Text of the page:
Book titles have varying relationships to the contents of the book. Naturally, science books, philosophy and psychology books, text books, some non-fiction books and other informationally oriented works will bear titles that have a rather direct and expository relationship to the text. In fiction, this is not always the case.
However, this is sometimes true.The Epic of Gilgamesh is a title that identifies a main character and type of story-telling. The Adventures of Huckleberry Finn is a direct (though broad) statement as to the contents of the novel. A similar title-to-book-contents relationship is seen in books given character names or places as titles. Moby Dick, Silas Marner, King Lear, Tortilla Flats and many other books and plays fall into this category.
This manner of titling is not far from a related concept which presents an event or episode from the story as the title, i.e., The Chocolate War, and Catcher in the Rye.
One common relationship of a fiction title to the contents of a work of fiction will be one of theme. The title often condenses the book's theme into a poetic phrase that in some way evokes a major theme in the text. Of Mice and Men, War and Peace and Crime and Punishment fall into this category.
Still other books will combine the above modes of titling, like The Great Gatsby, a title which expresses theme and identifies a major character.
Another way to describe the relationship between title and content in fiction works is a "poetic relationship" as in White Noise, a book about contemporary fears, distractions, and addictions. The Crucible is another example of this type of relationship.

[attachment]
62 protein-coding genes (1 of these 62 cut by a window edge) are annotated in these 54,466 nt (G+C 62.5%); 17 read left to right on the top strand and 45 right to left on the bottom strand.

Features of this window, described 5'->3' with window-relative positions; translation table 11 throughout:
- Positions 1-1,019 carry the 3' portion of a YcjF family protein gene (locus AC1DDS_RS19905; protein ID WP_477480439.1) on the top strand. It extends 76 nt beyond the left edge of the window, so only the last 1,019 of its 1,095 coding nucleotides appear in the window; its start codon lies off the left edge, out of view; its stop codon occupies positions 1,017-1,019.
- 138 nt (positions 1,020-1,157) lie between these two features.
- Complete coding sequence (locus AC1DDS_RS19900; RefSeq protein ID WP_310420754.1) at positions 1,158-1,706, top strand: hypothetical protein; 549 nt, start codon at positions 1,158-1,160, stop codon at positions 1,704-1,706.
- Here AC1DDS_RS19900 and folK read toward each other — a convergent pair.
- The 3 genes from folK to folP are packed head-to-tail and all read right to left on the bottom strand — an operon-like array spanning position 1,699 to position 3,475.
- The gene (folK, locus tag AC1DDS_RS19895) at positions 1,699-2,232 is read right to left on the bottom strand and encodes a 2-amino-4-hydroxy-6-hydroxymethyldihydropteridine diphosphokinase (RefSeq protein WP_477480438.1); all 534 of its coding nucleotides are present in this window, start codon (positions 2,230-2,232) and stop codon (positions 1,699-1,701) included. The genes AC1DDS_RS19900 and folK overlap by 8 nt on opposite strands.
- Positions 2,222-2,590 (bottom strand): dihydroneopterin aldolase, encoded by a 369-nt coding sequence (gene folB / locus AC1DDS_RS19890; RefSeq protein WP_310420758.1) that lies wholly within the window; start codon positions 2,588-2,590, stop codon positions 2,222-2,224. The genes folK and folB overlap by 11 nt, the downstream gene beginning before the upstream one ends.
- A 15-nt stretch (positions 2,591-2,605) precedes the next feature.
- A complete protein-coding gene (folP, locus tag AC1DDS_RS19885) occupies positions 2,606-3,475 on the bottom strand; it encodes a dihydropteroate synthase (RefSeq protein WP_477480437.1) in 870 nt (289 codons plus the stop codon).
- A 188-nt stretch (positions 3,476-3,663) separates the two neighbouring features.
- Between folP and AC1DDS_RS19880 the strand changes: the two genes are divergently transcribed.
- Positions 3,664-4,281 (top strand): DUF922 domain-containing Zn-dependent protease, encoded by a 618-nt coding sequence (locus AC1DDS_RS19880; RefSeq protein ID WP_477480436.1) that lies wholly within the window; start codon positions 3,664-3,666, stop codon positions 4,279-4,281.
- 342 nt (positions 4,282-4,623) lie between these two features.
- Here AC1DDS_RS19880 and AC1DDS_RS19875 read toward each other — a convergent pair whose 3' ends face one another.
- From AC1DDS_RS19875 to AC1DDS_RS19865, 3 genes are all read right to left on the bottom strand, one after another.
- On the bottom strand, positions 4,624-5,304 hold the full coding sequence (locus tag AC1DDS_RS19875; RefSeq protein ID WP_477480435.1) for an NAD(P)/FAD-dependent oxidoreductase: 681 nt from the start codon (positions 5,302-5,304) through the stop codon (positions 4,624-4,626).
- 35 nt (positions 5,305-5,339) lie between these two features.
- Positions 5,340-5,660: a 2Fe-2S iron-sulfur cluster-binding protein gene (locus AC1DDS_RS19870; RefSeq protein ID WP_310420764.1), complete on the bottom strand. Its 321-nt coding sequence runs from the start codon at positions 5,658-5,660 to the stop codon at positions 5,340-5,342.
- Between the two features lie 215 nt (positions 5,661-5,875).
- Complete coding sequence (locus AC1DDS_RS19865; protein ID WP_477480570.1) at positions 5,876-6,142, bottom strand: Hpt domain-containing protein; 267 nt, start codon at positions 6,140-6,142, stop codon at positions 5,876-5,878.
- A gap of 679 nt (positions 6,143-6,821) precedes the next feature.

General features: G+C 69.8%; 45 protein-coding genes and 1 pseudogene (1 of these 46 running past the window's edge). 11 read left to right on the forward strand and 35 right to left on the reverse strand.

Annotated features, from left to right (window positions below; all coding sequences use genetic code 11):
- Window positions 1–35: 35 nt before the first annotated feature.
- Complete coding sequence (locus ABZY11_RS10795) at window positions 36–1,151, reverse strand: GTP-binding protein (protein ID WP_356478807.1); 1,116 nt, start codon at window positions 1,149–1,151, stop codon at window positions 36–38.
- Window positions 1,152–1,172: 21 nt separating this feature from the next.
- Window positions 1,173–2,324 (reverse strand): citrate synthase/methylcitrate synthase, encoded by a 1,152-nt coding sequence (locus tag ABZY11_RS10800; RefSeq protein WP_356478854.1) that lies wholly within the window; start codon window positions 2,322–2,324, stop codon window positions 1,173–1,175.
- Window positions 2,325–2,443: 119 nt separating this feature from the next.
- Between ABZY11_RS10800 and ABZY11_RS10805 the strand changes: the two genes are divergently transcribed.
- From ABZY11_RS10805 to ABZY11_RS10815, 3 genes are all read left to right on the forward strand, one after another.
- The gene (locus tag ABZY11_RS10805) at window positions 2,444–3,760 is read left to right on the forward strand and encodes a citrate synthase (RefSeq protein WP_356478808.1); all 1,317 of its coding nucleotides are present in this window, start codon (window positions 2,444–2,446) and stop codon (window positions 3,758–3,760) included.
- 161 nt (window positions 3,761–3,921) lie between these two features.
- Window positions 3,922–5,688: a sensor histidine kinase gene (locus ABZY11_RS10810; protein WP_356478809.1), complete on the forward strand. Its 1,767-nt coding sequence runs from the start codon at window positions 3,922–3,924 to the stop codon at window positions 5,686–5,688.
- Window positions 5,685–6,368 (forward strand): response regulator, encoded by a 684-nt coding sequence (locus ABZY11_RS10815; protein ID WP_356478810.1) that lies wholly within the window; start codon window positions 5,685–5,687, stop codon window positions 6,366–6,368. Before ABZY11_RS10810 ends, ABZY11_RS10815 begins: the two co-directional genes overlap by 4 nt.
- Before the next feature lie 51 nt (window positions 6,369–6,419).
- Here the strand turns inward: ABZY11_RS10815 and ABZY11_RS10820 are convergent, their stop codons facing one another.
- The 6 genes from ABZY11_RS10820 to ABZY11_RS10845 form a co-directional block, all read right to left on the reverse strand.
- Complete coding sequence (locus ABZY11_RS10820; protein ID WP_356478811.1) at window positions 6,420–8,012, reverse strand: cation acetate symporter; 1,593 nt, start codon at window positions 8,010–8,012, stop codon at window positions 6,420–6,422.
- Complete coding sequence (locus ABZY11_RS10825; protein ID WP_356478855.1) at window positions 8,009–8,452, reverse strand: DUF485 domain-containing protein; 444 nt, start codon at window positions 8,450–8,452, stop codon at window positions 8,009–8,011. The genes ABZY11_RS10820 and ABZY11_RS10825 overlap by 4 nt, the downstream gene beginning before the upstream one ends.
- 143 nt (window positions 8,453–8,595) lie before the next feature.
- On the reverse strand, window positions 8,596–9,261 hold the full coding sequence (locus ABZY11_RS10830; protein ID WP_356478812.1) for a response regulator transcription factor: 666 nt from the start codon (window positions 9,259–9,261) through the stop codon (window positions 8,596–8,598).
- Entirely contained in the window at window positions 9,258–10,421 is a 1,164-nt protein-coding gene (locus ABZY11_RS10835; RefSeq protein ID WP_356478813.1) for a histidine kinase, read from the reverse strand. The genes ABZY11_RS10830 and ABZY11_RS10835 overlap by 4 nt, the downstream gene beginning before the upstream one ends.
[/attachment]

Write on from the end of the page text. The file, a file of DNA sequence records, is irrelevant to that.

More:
In each of the above modes of titling fiction, something important from the story is pulled out and used as a symbol for the entire story. We might say, simply, that fiction titles have a symbolic relationship to the text (the story, content of the book, etc.). However, the degree to which a title is representative of the themes, plot and characters of a story will vary from work to work.
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Generally speaking, the title of a book usually suggests an important aspect or detail about the subject or message of the book. Many times in novels particularly, the writer will choose a title that embraces one of the major themes of the novel. For example, The Catcher in the Rye by J. D. Salinger deals with the main character's desire to be like the metaphorical 'catcher in the rye' and save children from the pain and hardship of growing up. Another example is William Golding's Lord of the Flies; the title of this novel alludes to decay and destruction, one of the primary themes of the novel.
Titles are most important part of books because the book title tells users overall information about book. So, if you want to write book then you should have to make attractive and effective title for your book. You have to make sure that the title has to precisely describe the contents of book.